How to write a great subject line

How to write a great subject line

How to Write a Great Subject Line for an Email

Let’s imagine for a moment that this is not a blog you’re reading, but an email. What subject line might I use to get you to read this specific piece of content?

One option I would consider is:

Subscriber, can I get you to open this email?”


So what works about this?

While it is potentially a little in-your-face (and it certainly won’t work every time), there are a few psychological tricks involved here that work very well in order to get someone to click.

The problem is that most of us are simply inundated with emails and that makes standing out incredibly difficult. If you want your emails to actually get read, you need to think hard about using the right subject line.


Here are some things you need to think about…

First of all, notice that my subject line was short. This is very important because most email clients will truncate any subject heading that is longer than 50 characters. This can result in your headings making very little sense and is a surefire way to get relegated to the recycle bin.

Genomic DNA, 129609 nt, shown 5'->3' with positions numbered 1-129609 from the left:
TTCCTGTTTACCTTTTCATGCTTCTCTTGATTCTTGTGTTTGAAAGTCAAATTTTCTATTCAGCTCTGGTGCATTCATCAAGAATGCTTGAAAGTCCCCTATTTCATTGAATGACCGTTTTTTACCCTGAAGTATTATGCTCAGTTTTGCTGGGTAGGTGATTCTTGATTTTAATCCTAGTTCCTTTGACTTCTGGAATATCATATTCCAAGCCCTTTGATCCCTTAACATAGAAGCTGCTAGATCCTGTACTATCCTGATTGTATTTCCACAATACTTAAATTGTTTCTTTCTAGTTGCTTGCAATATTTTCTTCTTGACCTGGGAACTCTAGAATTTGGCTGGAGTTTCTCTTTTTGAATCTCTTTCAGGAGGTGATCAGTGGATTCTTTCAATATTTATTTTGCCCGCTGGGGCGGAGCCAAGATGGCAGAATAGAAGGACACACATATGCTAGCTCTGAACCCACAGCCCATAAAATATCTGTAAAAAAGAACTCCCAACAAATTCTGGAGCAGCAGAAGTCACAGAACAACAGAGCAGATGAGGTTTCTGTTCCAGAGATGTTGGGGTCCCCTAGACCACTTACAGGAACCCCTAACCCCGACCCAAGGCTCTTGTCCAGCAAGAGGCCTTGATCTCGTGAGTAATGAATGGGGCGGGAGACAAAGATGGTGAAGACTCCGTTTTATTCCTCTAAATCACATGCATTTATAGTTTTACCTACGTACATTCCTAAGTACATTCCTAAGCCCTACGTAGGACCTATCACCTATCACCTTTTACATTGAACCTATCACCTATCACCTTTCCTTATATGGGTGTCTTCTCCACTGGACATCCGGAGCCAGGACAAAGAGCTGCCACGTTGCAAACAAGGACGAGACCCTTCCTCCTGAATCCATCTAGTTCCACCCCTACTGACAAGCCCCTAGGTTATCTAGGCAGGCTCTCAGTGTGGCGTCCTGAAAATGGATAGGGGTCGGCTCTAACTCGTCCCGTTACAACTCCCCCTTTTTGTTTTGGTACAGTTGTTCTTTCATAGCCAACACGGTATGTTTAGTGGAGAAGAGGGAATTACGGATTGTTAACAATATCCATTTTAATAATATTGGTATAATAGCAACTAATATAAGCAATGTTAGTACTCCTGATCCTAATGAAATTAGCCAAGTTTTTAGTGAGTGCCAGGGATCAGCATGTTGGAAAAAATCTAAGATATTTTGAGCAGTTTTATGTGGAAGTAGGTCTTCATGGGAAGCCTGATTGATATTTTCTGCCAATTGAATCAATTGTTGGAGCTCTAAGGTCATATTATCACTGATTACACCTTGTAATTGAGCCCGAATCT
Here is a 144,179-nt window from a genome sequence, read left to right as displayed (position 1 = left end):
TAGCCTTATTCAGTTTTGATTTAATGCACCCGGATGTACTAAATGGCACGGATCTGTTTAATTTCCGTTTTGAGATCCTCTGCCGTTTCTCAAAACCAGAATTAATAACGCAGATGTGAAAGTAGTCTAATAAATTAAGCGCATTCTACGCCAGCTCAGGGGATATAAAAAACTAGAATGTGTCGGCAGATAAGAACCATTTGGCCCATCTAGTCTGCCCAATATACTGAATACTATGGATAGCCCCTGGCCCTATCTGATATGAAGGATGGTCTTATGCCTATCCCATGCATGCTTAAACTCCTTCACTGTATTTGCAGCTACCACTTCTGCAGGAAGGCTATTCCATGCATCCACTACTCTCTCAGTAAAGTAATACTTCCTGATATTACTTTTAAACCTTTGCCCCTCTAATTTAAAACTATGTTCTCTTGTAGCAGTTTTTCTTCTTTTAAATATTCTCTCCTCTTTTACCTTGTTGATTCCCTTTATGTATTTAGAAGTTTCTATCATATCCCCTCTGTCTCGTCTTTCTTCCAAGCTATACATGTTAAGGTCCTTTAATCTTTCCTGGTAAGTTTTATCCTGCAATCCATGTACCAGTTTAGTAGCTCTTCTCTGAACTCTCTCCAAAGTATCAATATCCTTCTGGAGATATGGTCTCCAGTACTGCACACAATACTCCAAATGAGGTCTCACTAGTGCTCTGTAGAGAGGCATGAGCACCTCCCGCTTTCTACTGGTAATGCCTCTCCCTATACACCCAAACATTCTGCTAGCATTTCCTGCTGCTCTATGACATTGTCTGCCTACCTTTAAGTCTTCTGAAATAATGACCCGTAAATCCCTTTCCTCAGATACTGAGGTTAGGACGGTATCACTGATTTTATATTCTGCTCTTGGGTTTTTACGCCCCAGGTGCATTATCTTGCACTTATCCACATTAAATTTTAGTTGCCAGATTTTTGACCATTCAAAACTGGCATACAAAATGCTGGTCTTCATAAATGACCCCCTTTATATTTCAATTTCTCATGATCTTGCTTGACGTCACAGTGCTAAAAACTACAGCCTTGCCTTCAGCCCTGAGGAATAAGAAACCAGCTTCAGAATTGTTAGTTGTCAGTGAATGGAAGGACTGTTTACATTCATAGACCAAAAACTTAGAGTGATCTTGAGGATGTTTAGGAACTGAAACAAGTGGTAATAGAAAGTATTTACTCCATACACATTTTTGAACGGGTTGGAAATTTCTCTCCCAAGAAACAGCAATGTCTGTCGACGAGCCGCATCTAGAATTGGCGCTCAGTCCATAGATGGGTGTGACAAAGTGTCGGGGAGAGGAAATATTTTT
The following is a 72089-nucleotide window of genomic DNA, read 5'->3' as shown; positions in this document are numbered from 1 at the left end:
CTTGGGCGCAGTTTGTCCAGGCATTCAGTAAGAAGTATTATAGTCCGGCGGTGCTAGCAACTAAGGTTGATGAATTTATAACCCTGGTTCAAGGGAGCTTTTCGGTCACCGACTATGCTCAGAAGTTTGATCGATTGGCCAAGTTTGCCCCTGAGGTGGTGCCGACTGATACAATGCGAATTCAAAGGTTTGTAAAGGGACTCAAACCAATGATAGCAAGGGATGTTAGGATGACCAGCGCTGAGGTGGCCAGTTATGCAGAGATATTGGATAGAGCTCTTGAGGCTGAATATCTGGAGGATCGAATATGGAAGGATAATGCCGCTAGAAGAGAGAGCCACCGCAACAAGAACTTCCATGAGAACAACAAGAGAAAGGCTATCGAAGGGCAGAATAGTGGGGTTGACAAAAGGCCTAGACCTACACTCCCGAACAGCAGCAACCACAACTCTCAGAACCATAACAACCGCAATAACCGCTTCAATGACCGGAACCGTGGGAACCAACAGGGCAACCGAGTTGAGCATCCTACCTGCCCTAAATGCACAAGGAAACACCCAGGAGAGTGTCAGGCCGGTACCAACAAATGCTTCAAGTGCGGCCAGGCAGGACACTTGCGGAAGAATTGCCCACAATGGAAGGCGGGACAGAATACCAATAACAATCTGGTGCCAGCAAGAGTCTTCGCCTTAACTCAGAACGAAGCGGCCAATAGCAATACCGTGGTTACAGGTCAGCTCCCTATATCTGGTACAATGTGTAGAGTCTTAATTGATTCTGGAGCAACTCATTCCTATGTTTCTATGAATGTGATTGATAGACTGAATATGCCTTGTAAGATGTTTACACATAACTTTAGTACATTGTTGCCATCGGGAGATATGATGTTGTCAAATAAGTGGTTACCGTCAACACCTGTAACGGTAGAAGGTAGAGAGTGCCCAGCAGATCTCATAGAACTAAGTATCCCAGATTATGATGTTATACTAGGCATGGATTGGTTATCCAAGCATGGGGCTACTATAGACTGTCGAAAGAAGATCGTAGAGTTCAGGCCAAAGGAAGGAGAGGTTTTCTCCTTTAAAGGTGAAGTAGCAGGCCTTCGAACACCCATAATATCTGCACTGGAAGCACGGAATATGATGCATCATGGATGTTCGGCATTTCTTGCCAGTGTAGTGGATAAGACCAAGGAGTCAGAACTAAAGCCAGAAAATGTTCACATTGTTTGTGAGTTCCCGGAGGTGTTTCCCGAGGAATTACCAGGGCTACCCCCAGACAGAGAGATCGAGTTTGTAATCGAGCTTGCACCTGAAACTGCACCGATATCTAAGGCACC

Another thin you might notice is that I used lower case and there was no marketing talk in there. I didn’t say ‘Click Here for This Great Deal!’ because that looks like spam/marketing and very few people are interested in that. Those are the kinds of messages that end up in the spam bin or not getting opened at all. By using lower case, I ensured my subject would look a lot more natural and as though it was written by a human.

Another key point? I used your name. That probably got you to look as well and is what is known by psychologists as the ‘cocktail effect’.

I used a little bit of curiosity to get you in here though, which is somewhat cheating. What I actually recommend more of the time is that you simply think of your emails as blog posts and then try to use the subject line as you would do a title – make sure that it sells the subject matter of your email while making it sound interesting and engaging.

The question mark helps with this, but it also has the added bonus of getting you to reflect on what you’ve read. Using questions means that a person will engage at least a little with what they’re reading, which in turn helps to encourage open rates and click throughs!

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